Like others in his profession, he considers what he does more of a calling than a job. "I feel a very strong sense of responsibility to the people around here."
Japanese towns don't get much more one-horse than Hanbara, a dying hamlet of 350 households, a shrine, noodle restaurant and a couple of struggling businesses surrounded by mountainous pine forests 60 miles west of Tokyo. Yet, somehow this post office and 24,700 others are part of a big political and economic story; their fate hinging on Japan's most bitterly fought election in decades.
Prime Minister Junichiro Koizumi called a snap general election for 11 September and expelled 37 members of his Liberal Democratic Party (LDP) after they voted against his plan to privatise Japan Post.
His main opposition, the Democratic Party of Japan, says pensions and the health service are more important than postal reform.
For more than 50 years, as Japan has grown into the world's second richest economy, post office branches such as Hanbara have accepted deposits, and today they sit on the largest single pool of capital in the world - $3trn, larger than Britain's GDP.
The money is owned by the 85 per cent of Japanese households that hold a post-office account, and has been used to build roads, dams and bridges.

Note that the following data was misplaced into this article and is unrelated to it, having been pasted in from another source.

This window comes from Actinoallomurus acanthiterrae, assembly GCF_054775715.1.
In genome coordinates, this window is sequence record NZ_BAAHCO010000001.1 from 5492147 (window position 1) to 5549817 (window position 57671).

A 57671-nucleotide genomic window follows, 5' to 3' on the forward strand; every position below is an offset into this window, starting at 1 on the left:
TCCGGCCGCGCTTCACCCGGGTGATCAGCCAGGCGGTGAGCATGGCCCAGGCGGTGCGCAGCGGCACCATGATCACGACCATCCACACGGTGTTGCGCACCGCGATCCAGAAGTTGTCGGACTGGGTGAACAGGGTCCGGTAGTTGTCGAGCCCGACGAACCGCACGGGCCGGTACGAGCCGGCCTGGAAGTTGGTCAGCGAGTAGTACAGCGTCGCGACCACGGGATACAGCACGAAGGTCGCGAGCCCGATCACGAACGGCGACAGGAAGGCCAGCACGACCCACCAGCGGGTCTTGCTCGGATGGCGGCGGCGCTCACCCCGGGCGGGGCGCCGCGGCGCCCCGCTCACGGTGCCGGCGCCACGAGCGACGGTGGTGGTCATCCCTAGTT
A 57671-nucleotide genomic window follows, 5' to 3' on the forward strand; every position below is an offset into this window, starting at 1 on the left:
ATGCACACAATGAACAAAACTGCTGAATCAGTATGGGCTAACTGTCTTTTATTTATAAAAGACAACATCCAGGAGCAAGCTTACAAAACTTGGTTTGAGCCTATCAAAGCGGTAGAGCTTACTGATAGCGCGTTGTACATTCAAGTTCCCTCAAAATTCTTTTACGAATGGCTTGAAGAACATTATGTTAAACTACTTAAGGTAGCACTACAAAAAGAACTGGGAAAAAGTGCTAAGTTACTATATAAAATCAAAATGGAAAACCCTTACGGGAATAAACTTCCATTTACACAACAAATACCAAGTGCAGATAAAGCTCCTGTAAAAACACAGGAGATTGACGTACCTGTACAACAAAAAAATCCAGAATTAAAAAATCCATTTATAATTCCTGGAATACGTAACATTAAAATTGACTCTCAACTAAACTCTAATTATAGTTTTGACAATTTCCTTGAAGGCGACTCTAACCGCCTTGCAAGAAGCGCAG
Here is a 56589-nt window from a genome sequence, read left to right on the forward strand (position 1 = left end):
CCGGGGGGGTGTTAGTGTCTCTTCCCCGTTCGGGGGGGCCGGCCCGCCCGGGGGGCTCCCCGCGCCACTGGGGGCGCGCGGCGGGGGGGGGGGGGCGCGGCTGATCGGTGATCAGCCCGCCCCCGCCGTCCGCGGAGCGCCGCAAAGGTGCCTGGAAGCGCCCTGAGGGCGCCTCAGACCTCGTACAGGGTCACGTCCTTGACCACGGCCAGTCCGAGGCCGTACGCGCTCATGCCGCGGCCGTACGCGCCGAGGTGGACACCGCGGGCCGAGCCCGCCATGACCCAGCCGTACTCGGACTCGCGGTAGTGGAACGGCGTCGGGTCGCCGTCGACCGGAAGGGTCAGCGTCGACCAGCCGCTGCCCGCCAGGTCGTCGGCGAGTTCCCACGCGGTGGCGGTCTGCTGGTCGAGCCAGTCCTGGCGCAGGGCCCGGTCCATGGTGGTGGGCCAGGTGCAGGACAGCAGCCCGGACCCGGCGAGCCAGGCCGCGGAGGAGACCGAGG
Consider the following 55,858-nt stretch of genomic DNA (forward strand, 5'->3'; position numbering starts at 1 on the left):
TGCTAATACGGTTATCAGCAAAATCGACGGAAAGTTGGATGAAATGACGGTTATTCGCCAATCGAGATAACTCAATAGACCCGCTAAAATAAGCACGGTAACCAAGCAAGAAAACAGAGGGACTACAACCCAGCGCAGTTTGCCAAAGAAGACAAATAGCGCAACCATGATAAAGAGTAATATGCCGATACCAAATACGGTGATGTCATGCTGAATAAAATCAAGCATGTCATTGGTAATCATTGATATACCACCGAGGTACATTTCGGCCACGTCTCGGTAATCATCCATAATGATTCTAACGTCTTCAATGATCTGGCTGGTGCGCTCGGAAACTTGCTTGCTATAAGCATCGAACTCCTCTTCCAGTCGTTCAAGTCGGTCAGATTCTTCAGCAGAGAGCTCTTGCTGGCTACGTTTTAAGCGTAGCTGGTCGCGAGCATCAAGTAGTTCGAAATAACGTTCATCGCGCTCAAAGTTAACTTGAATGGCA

But it has also been, in effect, a giant slush fund ladled out to political backers of the ruling LDP. The post office provided construction firms, dentists and other small businesses with non-collateral loans, brokered by men such as Mr Tokuoka, who harvested in return millions of votes for the LPD.
For better or worse, this was one of the bedrocks of Japan's economic miracle, a core element of the country's "welfare capitalism" with roots so deep that Shizuka Kamei, the former LDP policy chief who was among the 37 rebels expelled, calls it part of the country's DNA. For reformers, led by Mr Koizumi, that DNA has been deformed by inefficiencies and corruption.
One of Mr Koizumi's advisers recently said the money was "a cancer" eating away at Japan's economic vitality. Mr Koizumi will find few backers for such views here. "We're totally opposed to privatisation," says Mr Tokuoka. "It will destroy a culture of mutual help built up over years."
There is a feeling here of betrayal by a Prime Minister intent on importing an ideology that is alien and un-Japanese.
At post offices like this, time seems to stand still. Customers and staff treat each other with an old-world courtesy, bowing deeply under a grim portrait of Hisoka Maejima, who founded Japan Post in 1887.
The branches pay virtually zero interest on deposits and staff have a job for life.
In return, they perform tasks unthinkable in other parts of the world, hand-delivering pensions to bedridden customers and providing small loans.
"What will happen to us if privatisation goes ahead," asks Mr Tokuoka. "They may close us down. That will cause terrible problems to the people around here who cannot travel. I can never accept this plan."
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